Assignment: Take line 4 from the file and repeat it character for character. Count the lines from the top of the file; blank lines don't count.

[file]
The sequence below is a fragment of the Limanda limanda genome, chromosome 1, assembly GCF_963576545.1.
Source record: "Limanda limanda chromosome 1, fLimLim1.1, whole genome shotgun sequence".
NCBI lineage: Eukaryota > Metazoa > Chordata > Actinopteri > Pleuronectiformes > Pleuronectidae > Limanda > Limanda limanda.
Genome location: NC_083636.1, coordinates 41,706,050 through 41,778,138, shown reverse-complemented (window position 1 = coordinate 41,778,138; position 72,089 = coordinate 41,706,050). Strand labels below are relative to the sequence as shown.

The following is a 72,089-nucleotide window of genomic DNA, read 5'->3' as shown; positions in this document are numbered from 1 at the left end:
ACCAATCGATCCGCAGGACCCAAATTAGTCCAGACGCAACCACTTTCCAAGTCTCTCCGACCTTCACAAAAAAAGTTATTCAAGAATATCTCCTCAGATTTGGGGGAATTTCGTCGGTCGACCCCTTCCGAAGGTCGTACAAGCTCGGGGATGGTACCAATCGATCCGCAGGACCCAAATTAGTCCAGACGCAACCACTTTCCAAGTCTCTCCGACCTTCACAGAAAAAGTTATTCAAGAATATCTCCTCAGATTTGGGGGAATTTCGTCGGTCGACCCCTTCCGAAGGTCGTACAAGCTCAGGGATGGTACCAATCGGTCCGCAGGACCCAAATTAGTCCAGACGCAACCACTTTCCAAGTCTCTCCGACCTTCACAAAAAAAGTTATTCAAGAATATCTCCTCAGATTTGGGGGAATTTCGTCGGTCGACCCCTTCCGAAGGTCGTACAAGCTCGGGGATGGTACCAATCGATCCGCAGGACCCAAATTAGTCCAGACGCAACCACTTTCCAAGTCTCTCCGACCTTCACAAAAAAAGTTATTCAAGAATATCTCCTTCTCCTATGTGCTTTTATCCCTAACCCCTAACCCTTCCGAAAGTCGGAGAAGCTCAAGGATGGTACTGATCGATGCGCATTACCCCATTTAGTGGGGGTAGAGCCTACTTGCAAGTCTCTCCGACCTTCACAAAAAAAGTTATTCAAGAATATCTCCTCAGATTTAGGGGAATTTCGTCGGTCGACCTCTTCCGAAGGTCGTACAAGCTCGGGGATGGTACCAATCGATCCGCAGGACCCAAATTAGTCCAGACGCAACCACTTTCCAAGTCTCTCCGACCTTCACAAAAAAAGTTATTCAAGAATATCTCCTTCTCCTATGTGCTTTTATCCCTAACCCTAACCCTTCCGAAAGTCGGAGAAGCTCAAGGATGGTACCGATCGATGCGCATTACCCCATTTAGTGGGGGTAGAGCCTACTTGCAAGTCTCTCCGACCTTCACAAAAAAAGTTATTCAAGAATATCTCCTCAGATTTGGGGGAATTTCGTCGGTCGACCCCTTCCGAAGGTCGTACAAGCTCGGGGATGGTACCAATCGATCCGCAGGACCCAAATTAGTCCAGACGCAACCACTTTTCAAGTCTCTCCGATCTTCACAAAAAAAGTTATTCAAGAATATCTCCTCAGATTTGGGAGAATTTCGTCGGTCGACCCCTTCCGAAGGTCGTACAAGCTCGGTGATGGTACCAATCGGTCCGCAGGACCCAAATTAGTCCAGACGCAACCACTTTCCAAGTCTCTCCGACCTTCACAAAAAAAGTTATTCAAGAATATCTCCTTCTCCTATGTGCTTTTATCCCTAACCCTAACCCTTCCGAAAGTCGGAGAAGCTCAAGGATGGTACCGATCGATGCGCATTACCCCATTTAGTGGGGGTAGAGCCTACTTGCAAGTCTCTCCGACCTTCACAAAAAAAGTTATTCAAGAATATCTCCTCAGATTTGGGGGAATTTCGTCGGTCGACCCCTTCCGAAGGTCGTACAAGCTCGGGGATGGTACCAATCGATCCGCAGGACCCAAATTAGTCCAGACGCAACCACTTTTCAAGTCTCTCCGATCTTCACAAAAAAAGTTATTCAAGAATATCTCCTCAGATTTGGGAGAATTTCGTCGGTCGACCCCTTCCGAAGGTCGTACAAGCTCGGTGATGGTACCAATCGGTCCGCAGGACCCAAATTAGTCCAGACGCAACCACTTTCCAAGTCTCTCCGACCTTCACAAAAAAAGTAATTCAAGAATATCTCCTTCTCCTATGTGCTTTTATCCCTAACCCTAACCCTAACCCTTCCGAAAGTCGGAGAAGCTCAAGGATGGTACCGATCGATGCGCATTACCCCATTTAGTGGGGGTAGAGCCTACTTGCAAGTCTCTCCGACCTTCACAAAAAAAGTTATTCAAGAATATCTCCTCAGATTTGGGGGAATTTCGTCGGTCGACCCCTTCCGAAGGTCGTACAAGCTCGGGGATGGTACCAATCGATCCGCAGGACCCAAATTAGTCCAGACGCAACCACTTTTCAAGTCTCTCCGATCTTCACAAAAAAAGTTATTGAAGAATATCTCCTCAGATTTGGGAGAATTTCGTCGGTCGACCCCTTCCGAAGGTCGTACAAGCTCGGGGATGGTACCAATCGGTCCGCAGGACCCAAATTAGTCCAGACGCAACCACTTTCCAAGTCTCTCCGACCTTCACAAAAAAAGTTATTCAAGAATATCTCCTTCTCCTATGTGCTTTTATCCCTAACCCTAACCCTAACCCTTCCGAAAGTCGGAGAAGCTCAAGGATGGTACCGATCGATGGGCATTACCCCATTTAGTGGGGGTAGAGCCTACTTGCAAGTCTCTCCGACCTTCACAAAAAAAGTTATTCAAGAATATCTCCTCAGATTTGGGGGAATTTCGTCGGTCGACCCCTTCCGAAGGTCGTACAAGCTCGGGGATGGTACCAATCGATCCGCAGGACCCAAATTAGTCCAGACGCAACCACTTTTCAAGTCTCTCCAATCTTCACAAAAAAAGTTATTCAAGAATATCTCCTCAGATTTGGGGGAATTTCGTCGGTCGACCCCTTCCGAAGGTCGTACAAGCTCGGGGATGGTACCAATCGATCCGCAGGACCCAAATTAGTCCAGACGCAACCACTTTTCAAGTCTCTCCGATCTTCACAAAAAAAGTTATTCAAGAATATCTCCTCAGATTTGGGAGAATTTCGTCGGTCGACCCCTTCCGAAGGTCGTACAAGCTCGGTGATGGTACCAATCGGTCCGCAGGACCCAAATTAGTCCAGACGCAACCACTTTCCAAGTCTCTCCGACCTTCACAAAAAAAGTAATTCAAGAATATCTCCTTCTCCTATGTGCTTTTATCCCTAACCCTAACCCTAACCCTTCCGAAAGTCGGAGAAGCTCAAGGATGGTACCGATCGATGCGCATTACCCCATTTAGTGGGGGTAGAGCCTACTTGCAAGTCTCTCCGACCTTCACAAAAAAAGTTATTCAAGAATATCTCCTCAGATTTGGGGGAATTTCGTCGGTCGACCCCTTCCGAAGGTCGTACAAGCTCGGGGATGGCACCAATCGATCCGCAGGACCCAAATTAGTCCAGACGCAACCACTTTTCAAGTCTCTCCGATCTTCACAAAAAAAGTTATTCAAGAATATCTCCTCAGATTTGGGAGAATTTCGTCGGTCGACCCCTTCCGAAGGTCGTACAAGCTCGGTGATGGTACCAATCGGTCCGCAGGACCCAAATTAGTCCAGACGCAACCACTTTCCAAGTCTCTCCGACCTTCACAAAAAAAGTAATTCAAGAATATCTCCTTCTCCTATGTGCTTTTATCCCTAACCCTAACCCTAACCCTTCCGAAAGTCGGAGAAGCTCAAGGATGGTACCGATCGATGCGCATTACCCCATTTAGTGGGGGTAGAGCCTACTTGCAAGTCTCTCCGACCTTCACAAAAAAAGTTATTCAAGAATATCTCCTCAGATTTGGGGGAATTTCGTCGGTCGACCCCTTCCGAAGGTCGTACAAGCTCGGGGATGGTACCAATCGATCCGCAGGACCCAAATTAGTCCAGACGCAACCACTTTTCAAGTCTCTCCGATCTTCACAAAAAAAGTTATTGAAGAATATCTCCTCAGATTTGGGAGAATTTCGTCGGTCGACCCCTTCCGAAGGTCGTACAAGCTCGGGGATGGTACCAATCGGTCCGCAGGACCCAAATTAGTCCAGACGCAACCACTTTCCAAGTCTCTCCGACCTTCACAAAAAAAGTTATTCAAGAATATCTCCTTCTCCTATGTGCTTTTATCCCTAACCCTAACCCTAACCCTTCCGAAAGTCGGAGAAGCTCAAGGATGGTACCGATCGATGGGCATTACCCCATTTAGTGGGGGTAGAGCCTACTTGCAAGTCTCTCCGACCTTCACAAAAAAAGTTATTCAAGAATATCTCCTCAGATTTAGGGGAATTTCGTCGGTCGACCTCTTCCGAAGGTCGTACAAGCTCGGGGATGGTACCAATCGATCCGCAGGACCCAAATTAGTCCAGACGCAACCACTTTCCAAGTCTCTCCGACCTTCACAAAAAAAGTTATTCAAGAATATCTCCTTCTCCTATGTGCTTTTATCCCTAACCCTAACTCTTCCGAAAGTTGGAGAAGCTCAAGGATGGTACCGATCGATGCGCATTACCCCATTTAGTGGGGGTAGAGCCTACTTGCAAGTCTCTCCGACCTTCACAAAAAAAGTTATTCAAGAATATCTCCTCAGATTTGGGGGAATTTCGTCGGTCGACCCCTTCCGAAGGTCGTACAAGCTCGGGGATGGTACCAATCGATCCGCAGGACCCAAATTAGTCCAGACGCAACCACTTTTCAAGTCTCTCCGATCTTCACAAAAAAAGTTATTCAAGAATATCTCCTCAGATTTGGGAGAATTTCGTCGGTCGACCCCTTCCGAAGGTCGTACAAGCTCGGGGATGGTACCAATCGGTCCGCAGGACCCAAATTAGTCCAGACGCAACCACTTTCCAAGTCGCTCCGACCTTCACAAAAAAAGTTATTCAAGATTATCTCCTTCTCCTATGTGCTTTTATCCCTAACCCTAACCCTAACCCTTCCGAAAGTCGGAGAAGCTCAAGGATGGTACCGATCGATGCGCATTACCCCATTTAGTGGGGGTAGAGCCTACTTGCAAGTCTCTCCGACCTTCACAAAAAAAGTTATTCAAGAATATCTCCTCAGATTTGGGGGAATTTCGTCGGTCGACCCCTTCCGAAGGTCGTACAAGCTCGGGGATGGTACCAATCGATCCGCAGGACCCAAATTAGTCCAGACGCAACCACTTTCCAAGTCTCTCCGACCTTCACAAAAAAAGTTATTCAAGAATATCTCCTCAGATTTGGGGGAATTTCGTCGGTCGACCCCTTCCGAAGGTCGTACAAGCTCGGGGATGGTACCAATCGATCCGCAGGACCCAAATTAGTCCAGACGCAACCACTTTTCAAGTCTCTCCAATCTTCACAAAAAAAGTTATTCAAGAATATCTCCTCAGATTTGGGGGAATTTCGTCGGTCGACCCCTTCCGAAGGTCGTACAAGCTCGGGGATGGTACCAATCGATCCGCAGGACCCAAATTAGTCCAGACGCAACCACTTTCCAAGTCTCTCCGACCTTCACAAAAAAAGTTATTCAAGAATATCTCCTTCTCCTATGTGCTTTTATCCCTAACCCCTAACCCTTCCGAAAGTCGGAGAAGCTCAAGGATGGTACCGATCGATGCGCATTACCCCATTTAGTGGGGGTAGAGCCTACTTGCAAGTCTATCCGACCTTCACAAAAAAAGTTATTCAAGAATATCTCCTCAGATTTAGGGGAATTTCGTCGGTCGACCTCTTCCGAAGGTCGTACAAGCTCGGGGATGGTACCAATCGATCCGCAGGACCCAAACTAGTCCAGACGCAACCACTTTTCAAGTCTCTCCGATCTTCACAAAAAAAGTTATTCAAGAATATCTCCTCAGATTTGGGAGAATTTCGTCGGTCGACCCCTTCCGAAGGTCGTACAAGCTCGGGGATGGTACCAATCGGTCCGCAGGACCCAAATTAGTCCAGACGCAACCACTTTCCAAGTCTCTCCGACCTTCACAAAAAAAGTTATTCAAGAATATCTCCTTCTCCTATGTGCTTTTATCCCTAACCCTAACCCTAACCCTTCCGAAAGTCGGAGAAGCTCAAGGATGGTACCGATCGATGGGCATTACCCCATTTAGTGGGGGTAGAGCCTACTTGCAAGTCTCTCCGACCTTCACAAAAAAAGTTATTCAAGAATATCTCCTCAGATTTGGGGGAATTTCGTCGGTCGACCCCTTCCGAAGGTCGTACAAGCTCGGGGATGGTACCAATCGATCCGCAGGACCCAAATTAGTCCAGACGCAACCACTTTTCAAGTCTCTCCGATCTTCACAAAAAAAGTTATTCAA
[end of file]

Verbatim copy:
Genome location: NC_083636.1, coordinates 41,706,050 through 41,778,138, shown reverse-complemented (window position 1 = coordinate 41,778,138; position 72,089 = coordinate 41,706,050). Strand labels below are relative to the sequence as shown.